(231i) Rheology of a Dilute Suspension of Non-Spherical Particles in Parallel-Wall Geometry | AIChE

(231i) Rheology of a Dilute Suspension of Non-Spherical Particles in Parallel-Wall Geometry


Zurita-Gotor, M. - Presenter, Yale University
Blawzdziewicz, J. - Presenter, Mechanical Engineering and Physics, Yale University
Wajnryb, E. - Presenter, Yale University

We study the effects of confinement on the rheology of a dilute suspension of non-spherical particles in a parallel-wall geometry. The suspension is subject to shear flow that results from the relative motion of the walls. The suspension consists of linear chains of spherical particles with the length comparable to the channel width. The hydrodynamic mobility of the particles and their contribution to the effective stress are accurately evaluated using our recently developed Cartesian-representation algorithm.

In our simulations particles are initially randomly distributed. The subsequent evolution of their distribution is determined for different wall separations and chain lengths. In an unbounded, infinitely diluted suspension the particles undergo periodic motion, with the period that is independent of the initial orientation. Therefore, the initially random particle distribution, as well as the instantaneous ensemble-averaged quantities (such as the mean particle orientation and particle contributions to the effective shear and normal stress) also undergo periodic evolution.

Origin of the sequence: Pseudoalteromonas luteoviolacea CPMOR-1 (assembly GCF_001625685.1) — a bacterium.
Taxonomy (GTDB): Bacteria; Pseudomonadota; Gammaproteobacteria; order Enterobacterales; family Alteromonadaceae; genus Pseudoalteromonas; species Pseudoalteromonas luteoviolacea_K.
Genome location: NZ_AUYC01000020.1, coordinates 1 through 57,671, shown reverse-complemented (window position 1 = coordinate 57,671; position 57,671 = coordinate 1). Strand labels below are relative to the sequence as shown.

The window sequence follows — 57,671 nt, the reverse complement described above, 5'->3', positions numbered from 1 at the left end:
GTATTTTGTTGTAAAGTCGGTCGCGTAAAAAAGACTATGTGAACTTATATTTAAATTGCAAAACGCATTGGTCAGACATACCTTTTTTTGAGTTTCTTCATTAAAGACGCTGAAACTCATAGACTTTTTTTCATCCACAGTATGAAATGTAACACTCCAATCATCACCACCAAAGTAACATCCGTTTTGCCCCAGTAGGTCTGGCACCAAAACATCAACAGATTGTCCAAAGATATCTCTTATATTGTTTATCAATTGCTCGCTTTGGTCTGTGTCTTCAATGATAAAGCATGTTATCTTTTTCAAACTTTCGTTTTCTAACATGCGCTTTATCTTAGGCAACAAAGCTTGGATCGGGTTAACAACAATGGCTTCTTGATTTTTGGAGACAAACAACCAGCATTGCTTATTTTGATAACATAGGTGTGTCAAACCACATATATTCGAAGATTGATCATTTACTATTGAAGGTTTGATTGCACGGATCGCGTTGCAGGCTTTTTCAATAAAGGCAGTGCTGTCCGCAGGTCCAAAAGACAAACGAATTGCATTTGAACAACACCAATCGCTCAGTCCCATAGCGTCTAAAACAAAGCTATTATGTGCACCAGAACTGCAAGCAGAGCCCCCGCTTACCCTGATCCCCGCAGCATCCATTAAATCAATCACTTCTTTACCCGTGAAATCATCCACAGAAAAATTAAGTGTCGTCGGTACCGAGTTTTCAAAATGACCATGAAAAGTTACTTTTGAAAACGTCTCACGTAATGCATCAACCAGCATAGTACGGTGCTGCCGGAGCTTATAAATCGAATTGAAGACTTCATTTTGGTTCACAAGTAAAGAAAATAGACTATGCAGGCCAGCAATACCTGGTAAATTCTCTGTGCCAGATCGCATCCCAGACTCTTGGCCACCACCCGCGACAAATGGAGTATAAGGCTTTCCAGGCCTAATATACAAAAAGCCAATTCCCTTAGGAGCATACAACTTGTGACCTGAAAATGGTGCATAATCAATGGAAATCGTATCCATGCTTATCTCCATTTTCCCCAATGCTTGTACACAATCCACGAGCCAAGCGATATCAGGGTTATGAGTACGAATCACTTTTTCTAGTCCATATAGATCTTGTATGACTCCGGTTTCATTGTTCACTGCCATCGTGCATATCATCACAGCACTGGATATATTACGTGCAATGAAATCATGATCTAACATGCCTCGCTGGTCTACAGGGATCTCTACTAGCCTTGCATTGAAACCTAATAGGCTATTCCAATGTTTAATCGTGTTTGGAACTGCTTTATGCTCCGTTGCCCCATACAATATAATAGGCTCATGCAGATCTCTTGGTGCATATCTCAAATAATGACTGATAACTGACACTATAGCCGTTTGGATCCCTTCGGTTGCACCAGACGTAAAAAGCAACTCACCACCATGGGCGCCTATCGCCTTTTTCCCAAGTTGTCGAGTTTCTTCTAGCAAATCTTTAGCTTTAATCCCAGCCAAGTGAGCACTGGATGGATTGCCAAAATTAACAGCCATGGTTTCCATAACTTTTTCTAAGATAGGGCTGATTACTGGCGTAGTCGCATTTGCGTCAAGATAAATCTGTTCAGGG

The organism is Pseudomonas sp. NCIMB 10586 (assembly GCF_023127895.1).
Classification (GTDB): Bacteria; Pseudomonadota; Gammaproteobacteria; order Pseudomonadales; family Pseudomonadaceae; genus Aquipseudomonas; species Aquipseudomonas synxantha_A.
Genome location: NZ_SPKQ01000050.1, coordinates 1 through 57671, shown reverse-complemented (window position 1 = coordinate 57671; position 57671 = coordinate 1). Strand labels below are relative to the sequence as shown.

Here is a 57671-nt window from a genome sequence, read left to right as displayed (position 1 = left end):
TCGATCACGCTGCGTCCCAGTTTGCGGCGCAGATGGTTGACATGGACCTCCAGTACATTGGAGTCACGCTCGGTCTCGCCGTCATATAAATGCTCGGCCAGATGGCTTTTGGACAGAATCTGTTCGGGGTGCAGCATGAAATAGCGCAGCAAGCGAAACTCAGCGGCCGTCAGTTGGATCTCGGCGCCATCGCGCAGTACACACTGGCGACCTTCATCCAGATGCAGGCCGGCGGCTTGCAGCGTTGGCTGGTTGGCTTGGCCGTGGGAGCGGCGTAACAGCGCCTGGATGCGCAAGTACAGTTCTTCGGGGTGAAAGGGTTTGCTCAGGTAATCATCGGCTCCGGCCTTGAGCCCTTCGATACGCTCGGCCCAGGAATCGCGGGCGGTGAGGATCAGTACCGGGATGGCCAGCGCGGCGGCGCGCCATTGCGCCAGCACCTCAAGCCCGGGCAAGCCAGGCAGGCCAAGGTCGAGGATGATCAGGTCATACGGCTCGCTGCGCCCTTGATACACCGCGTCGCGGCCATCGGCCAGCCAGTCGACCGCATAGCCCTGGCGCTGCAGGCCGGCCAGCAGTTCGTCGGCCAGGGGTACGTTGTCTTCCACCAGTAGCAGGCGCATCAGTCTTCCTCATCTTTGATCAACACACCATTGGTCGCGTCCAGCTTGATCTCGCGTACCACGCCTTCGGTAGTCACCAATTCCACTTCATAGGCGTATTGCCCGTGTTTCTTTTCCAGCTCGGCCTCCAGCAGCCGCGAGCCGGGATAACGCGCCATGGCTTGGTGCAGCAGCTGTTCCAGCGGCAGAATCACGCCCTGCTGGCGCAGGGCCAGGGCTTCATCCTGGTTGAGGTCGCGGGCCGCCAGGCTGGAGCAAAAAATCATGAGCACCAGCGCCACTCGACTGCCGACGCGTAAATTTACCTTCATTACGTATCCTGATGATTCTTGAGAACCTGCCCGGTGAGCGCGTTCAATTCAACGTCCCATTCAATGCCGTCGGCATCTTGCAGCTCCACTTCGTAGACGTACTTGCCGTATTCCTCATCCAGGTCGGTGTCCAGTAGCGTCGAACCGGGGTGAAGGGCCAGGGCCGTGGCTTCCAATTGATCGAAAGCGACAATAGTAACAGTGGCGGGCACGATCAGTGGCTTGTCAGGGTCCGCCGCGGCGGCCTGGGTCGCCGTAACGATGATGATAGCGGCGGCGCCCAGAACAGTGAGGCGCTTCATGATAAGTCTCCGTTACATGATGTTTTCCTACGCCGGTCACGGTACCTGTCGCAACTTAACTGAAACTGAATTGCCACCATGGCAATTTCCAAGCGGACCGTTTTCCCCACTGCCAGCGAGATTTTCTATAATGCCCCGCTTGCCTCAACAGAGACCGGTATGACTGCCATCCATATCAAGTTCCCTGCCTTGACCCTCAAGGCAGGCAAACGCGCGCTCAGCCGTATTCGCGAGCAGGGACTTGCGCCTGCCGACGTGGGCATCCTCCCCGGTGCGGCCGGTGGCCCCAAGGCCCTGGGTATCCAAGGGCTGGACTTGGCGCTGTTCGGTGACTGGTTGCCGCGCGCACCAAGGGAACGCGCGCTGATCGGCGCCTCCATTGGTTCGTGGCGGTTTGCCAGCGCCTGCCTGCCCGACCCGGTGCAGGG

In a confined geometry the periods of individual particle trajectories depend on the initial position and orientation of the particle. Thus at long times particle distribution is stationary. For a smooth distribution of the periods the stationary state is approached as the inverse of time. We find that even for the wall separation comparable to the chain length, the distribution of the periods is sharply peaked; thus the approach to the stationary state is slow.

Finite-concentration effects have been included by forming a population balance of periodic particle trajectories. The particles are displaced from their original trajectories due to pair collisions, as in the Boltzmann Monte-Carlo method. The evolution of the angular and spatial particle distribution has also been examined. Implications of our results for separation of particle mixtures are discussed.